This year has been challenging for people, no matter their means or situation. As we approach the holiday season (and the end of the tax year), many of you may be considering increased charitable giving to organizations you support, or you may be concerned about maintaining the level of giving you have targeted in past years. In both cases, reviewing your options thoughtfully can reveal opportunities to make your giving more impactful to recipients while also lightening your tax burden.
Types of Giving
Often donors find it easiest to write a check to the charity of their choice. It’s an immediate, satisfying way to provide direct monetary support without significant paperwork. For taxpayers who itemize their deductions, this option is particularly attractive this year: the CARES Act increased the available deduction on qualified charitable contributions from 60% of adjusted gross income (AGI) to a full 100% of AGI. Cash contributions must be made to public charities to qualify, so keep in mind that contributions to most family, corporate, and private foundations will not meet the requirements for this incentive.
Giving Appreciated Shares of Stock or Mutual Funds
According to the 2016 Fidelity Charitable Giving Gap Report, 80% of charitable donors have appreciated assets, but only 21% of these donors have contributed this type of asset to charity, missing out on the tax-efficiency of this method over cash gifts.
Let’s assume you’re in the 37% federal income tax bracket and hold shares valued at $50,000 that you originally purchased several years ago for $20,000. If you sell those shares yourself to donate cash to a charity, the long-term unrealized gains of $30,000 will be subject to the 20% capital gains and 3.8% Medicare surtax, resulting in a cash gift of $42,860 (after taxes of $7,140 are paid). In contrast, donating those assets directly to the charity provides the organization with the full $50,000 value of the shares while also increasing your income tax deduction. It’s important to note the maximum deduction for giving appreciated securities is 30% of your AGI versus 100% for cash in 2020. If your gift of stock exceeds this limitation, the excess amount can be carried forward for up to five more years.
Contribute to a Donor-Advised Fund (DAF)
If you experienced an unusual increase in income this year and have the means to make a large charitable contribution to offset a portion of your anticipated income tax burden, then contributing to a donor-advised fund may be the right option for you. DAFs are unique charitable giving vehicles that allow you to contribute cash, appreciated assets, or even more complex holdings such as real estate. The assets are then held separately from your estate, allowing you to recommend grants to the charities of your choice over time. In the meantime, the funds can continue to appreciate without incurring additional tax liability on the growth, as you no longer ‘own’ the holdings. This method can also be used as a learning tool, allowing future generations of your family to learn about the importance and value of charitable giving. By involving them in the process of contributing and recommending grants, you can help instill them with a sense of your charitable legacy.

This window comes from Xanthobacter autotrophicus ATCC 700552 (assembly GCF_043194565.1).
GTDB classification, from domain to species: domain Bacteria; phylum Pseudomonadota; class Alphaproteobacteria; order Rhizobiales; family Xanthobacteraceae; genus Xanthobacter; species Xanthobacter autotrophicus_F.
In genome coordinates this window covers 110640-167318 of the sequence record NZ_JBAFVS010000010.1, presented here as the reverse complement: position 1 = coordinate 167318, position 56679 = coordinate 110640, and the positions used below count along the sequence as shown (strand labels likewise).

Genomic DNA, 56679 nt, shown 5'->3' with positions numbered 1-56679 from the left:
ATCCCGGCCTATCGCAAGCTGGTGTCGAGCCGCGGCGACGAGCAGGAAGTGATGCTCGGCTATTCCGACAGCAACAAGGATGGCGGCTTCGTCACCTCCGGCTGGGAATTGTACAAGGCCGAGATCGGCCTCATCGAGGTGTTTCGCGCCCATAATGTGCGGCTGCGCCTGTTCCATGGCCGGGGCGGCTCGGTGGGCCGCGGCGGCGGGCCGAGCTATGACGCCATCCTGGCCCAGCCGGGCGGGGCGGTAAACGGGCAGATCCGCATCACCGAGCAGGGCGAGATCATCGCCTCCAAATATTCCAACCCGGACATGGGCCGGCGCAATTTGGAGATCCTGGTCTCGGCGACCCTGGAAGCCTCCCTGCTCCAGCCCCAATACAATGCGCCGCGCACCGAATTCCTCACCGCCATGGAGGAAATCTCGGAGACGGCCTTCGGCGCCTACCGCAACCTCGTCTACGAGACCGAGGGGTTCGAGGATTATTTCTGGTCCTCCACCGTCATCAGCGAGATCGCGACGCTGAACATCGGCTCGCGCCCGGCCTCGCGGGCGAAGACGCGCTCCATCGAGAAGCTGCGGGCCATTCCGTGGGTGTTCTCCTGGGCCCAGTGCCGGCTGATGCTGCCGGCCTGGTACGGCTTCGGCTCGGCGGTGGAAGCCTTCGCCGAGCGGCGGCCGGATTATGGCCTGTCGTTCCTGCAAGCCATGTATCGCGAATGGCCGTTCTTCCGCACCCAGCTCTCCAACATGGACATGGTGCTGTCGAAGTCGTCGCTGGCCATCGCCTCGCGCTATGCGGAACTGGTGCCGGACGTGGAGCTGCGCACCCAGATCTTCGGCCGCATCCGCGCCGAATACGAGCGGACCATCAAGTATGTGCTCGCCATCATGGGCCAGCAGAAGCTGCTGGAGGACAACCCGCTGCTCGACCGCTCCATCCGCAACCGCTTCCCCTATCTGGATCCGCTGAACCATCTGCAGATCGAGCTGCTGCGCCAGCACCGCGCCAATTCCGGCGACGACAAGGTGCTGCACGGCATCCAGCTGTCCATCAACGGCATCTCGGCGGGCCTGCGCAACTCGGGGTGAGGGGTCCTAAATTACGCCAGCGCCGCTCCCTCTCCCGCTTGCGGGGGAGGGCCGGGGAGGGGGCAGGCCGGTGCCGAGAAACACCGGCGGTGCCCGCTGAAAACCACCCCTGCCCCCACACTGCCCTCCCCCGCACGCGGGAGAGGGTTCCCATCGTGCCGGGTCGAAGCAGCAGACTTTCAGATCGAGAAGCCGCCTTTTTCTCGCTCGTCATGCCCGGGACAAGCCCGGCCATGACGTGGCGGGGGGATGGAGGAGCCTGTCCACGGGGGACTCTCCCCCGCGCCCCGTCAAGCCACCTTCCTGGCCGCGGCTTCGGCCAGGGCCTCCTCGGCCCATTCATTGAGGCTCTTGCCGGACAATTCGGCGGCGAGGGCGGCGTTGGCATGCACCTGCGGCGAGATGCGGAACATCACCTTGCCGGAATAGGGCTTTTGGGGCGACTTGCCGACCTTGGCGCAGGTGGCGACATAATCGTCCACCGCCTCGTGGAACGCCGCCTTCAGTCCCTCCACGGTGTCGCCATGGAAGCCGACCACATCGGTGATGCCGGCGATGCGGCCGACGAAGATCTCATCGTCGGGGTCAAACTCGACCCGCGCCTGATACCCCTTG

A DAF is established through a public charity, so you can receive an immediate charitable tax deduction when you exceed the standard deduction threshold and itemize taxes. Under current tax laws, charitable deductions are limited to 60% of adjusted gross income (AGI) for cash gifts to the DAF or 30% of AGI for long-term appreciated assets (e.g., stock) to the DAF.
Qualified Charitable Distributions (QCDs)
While the CARES Act waived the Required Minimum Distribution (RMD) for many retirement accounts this year, individuals are still allowed to use these accounts to make qualified charitable distributions. These QCDs are created when you request that a withdrawal from your account be sent directly to a charity (or several charities) of your choice. In a typical year, this allows you to meet your distribution requirement and not recognize this income as taxable, since it’s a direct donation to charity.
As with any similar tax incentive, there are some limits on how to implement a QCD. The contribution must be made by an individual over age 70 1/2, and individuals are limited to a maximum of $100,000 in qualified charitable distributions per year. Rather than receiving the distribution as income and itemizing the contribution as a deduction, the QCD goes straight to the charity and is not included in your gross income.
If you’d like to talk with us about which of these giving strategies best suits your situation and goals for this year, please feel free to reach out! The more efficient your giving can be this year, the greater your impact will be on the charities and causes you value most.